Received: 28-Jul-2022, Manuscript No. IJBB-22-74329; Editor assigned: 01-Aug-2022, Pre QC No. IJBB-22-74329 (PQ); Reviewed: 16-Aug-2022, QC No. IJBB-22-74329; Revised: 23-Aug-2022, Manuscript No. IJBB-22-74329 (R); Published: 30-Aug-2022, DOI: 10.15651/IJBB.22.9.009
Protein-coding genes make up 1% of DNA the other 99 percent is non-coding. Noncoding DNA does not provide instructions for making proteins. Noncoding DNA contains regulatory sequences that determine when and where genes are turned on and off. Such elements serve as sites for specialized proteins known as transcription factors to attach bind and either activate or repress the process by which genes information is translated into proteins through transcription. Some non-coding DNA sequences are known to play functional roles such as gene expression regulation whereas other areas of non-coding DNA have no known function. Some non-coding DNA is transcribed into or forms a chemically related species known as RNA which serves as the cell's primary messenger of the genetic blueprint.
Transfer RNA, ribosomal RNA and messenger RNA are all involved in protein production or the translation of DNA into the final protein product within the cell. They are not proteins and do not give rise to proteins in the same way that protein-encoding gene sequences in DNA do they exert control over and regulate gene activity. Promoters serve as binding sites for the protein machinery involved in transcription. Promoters are typically found on the DNA strand just ahead of the gene. Enhancers serve as binding sites for proteins that aid in transcription activation. Enhancers can be found on the DNA strand before or after the gene they control and they can be found quite far away. Silencers serve as binding sites for transcription-repressing proteins. Silencers like enhancers can be found before or after the gene they control and can be located anywhere on the DNA strand. Insulators serve as binding sites for proteins that regulate transcription in a variety of ways. Some inhibit enhancer’s ability to aid transcription others prevent DNA structural changes that suppress gene activity some insulators can act as enhancer blockers as well as barriers.
Exons and coding sequences are terms that are used interchangeably. They are nucleotide sequences that are found in mRNA and encode proteins. Non-coding sequences known as introns are typically spliced before translation. They are removed prior to the transfer of mRNA from the nucleus to the cytoplasm. Exons are typically found within introns. An intron is a stretch of non-coding DNA that has been incorporated into the gene sequence. Introns are thus non-coding DNA by definition and are transcribed into the preliminary messenger RNA molecule before being removed to produce the mature form. They may play regulatory roles in the activity of tRNA and rRNA as well as protein-encoding segments, or codons. However, the majority of introns are inactive. Pseudogenes can clearly function as oncogenes or tumour suppressors.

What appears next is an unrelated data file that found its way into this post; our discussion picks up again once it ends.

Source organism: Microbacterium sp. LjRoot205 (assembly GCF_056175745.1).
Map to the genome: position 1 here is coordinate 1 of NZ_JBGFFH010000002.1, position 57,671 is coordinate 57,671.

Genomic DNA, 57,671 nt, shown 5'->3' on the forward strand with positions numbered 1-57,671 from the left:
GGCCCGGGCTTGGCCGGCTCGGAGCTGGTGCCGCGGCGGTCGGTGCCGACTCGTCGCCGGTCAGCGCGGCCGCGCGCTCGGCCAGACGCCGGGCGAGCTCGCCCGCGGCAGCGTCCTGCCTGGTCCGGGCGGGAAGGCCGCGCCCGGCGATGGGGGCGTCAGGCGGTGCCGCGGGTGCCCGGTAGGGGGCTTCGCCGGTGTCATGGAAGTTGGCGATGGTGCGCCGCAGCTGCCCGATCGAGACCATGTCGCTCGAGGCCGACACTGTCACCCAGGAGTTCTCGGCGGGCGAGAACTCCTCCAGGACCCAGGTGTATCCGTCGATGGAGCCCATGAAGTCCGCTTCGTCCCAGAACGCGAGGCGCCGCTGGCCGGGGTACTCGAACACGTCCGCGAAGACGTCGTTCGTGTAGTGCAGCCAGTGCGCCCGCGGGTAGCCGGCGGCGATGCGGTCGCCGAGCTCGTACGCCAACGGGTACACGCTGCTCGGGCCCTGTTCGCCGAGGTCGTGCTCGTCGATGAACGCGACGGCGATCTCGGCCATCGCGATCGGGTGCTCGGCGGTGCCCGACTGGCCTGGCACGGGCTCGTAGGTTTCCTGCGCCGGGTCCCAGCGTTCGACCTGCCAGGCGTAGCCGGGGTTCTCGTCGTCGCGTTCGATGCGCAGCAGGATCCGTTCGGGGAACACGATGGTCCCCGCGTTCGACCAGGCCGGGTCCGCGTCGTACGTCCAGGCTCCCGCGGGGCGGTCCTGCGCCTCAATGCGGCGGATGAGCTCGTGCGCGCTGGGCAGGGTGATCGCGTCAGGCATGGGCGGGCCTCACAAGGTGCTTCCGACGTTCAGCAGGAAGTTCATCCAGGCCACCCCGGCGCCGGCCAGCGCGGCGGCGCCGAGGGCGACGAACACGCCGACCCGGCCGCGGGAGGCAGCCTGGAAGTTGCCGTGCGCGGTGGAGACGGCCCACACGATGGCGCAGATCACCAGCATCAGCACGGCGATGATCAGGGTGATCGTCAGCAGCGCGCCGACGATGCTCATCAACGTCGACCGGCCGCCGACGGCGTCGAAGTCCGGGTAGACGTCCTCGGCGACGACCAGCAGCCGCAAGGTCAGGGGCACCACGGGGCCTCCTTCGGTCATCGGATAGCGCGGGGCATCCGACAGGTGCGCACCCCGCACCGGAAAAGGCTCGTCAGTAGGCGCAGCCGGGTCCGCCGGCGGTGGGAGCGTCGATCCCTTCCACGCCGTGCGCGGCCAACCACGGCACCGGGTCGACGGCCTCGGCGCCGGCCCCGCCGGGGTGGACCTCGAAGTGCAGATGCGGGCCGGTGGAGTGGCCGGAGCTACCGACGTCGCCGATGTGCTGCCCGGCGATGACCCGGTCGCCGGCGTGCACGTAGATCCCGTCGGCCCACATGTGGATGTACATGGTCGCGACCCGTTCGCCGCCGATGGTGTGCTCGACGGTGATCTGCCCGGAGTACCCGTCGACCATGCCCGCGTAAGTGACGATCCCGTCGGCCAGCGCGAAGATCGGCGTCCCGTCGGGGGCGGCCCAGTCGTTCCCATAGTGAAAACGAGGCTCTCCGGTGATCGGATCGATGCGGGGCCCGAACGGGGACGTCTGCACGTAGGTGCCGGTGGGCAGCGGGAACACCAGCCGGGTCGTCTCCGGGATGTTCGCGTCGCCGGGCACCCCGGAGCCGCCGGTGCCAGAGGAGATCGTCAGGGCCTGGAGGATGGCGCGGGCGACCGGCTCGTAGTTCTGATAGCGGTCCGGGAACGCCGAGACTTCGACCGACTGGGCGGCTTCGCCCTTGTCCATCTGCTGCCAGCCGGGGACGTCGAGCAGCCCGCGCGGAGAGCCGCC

One important function mechanism is that pseudogenes can act as microRNA decoys competing with microRNAs that might target parent genes. As a result, pseudogenes could be used as diagnostic or prognostic markers. Transposable elements (TEs) are frequently regarded as harmful genomic factors and they are indeed heavily suppressed by epigenetic silencing mechanisms. The mobilization of TEs cause genome and transcriptome variability which is critical for the host species survival and evolution while all of the elements described above are functional, they only make up a small portion of an organism's total non-coding DNA. The accumulation of non-coding DNA as a result of processes that contribute to genome expansion such as spontaneous insertions, transposable elements and so on the net change in genome size affects fitness and is thus subject to selection pressure. The degree of accumulation of noncoding DNA is thus defined by the balance of forces leading to a decrease and an increase in genome size overall. Non-coding DNA on the other hand is assumed to provide an adaptive advantage to the organism in the function-dependent approach.